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Lead the budget fight with dollars and sense.

BEAN-COUNTERS, beware. NCEW is on the way.

It's time to make the case for the dollars-and-cents value of opinion writing.

An undernourished economy has done more to the media than lop off jobs and slash travel budgets. It has placed new emphasis on financial accountability.

Opinion writers who once relied on noble reasoning to garner corporate support (the soul of the paper, and all that sort of thing) too often find themselves the poor relations of the media family.

That's where NCEW comes into play.

We are the only journalism organization with the size and stature to make the readership/listenership case for opinion writing. NCEW must become a vibrant contributor to the ongoing industry debate among editors, publishers, and broadcasters over how to attract and retain readers and listeners. The bottom line, happily, is that opinion writing sells.

Statistics tell the story. When The Miami Herald invited readers to call its audiotext line for a recitation of editorial endorsements, they responded in droves.

You can even wax philosophical about the practicality of investing in opinion writing. The Kettering Foundation of Dayton, Ohio, has studied the role of the media in developing a sense of community, a feeling that civic involvement is worthwhile. Opinion writing is key to meeting that growing need.

Don't worry. NCEW is not about to lose its focus on our number-one priority: to stimulate the conscience and quality of opinion writing. Spend a few minutes with Paul Greenberg of the Arkansas Democrat-Gazette, as I did in March at a Virginia editorial writers' seminar, and the nobility of our calling comes roaring back. NCEW is not about to substitute bean-counting for insightful writing.

But it's time we weighed in on the national media debate. If newspapers and stations are indeed undergoing a fundamental restructuring -- as many argue -- opinion writing needs to be a prominent part of the new mix.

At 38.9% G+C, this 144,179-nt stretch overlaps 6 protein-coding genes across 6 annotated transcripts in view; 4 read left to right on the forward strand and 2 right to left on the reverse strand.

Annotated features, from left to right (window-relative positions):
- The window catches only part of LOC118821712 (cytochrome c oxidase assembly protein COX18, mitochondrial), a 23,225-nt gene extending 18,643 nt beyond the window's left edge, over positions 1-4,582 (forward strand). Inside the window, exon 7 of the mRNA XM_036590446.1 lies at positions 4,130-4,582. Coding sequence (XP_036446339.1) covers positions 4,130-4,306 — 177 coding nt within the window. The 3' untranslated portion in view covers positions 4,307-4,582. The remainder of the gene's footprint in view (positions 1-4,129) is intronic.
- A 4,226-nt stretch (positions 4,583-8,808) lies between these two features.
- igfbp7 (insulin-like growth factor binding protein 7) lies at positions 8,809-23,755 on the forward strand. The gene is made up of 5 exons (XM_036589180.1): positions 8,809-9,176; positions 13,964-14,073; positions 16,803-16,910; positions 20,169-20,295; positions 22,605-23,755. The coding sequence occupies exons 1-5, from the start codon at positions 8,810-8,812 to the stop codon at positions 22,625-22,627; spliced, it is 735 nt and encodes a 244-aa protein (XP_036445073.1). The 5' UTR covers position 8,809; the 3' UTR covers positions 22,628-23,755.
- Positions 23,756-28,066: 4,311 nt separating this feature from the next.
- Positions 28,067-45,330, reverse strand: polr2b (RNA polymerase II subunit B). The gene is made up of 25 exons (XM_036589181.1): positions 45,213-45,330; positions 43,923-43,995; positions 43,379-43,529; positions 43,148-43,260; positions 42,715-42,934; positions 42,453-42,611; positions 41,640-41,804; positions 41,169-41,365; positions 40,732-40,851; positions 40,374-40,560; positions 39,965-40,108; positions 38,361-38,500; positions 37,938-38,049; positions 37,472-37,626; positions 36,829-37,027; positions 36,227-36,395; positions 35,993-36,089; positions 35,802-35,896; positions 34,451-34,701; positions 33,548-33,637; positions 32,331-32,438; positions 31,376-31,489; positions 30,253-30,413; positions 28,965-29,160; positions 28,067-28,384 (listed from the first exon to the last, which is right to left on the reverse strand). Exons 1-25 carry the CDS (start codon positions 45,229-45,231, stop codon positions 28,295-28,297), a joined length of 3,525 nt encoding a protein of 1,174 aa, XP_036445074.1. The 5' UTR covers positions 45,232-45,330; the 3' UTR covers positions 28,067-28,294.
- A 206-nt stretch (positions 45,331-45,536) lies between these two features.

Represented in corporate decisions

NCEW board member Susan Albright, who recently took over as editorial page editor of the Star Tribune in Minneapolis, is heading an NCEW task force that will pull together and distribute reports and arguments that make the dollars-and-cents case for opinion writing. When the corporate decisions are made on budgets, we want to be represented.

Susan and I will update you as the year progresses. We welcome your ideas.

There's another media trend that bears special importance for NCEW: the consolidation of journalism organizations.

From our focus on the editorial page, we have extended the NCEW umbrella over op-ed editors, academics, broadcast editorialists, and columnists.

NCEW's growing diversity is a source of great strength. But it also raises a fundamental question for our organization: How diverse can we become without losing sight of our key priorities?

Dennis Ryerson of The Des Moines Register, who chairs NCEW's Futures Committee, and Van Cavett of The Morning Call in Allentown, Pa., who heads our Professional Committee of former presidents, will be grappling with that question this year. We'll be looking at dues structures, membership criteria, and professional activities to mold the character of NCEW into the next century.

More on that, as 1993 progresses.

What are your ideas on dollars-and-cents accountability and NCEW diversity? Call me at (800) 877-0500. From Canada, the number is (703) 373-5000.
COPYRIGHT 1993 National Conference of Editorial Writers
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Copyright 1993, Gale Group. All rights reserved. Gale Group is a Thomson Corporation Company.

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Title Annotation:The President's Letter; opinion writing amid economic difficulty
Author:Jones, Ed
Publication:The Masthead
Date:Jun 22, 1993
Previous Article:Let me make one tense perfectly clear ....
Next Article:Get control of your own budget.

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